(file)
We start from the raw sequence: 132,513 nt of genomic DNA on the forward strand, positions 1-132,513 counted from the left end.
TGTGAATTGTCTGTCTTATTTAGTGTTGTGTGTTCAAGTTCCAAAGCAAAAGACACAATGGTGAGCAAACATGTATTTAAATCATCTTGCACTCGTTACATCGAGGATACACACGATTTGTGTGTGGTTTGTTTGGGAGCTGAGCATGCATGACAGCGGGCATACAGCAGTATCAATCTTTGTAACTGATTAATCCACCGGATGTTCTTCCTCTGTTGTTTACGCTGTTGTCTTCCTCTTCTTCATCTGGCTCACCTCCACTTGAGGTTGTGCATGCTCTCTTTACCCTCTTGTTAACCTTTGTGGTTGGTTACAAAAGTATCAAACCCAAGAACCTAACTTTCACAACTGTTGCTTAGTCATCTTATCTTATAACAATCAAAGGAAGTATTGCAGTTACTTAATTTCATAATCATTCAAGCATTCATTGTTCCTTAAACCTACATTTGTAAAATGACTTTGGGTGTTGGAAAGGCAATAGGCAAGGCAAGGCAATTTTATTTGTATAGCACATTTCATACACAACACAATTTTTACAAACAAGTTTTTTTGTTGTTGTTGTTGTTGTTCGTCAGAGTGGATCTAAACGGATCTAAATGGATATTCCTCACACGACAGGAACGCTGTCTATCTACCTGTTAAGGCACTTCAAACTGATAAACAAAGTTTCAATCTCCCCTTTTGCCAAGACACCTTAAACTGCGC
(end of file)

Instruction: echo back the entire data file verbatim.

We start from the raw sequence: 132,513 nt of genomic DNA on the forward strand, positions 1-132,513 counted from the left end.
TGTGAATTGTCTGTCTTATTTAGTGTTGTGTGTTCAAGTTCCAAAGCAAAAGACACAATGGTGAGCAAACATGTATTTAAATCATCTTGCACTCGTTACATCGAGGATACACACGATTTGTGTGTGGTTTGTTTGGGAGCTGAGCATGCATGACAGCGGGCATACAGCAGTATCAATCTTTGTAACTGATTAATCCACCGGATGTTCTTCCTCTGTTGTTTACGCTGTTGTCTTCCTCTTCTTCATCTGGCTCACCTCCACTTGAGGTTGTGCATGCTCTCTTTACCCTCTTGTTAACCTTTGTGGTTGGTTACAAAAGTATCAAACCCAAGAACCTAACTTTCACAACTGTTGCTTAGTCATCTTATCTTATAACAATCAAAGGAAGTATTGCAGTTACTTAATTTCATAATCATTCAAGCATTCATTGTTCCTTAAACCTACATTTGTAAAATGACTTTGGGTGTTGGAAAGGCAATAGGCAAGGCAAGGCAATTTTATTTGTATAGCACATTTCATACACAACACAATTTTTACAAACAAGTTTTTTTGTTGTTGTTGTTGTTGTTCGTCAGAGTGGATCTAAACGGATCTAAATGGATATTCCTCACACGACAGGAACGCTGTCTATCTACCTGTTAAGGCACTTCAAACTGATAAACAAAGTTTCAATCTCCCCTTTTGCCAAGACACCTTAAACTGCGC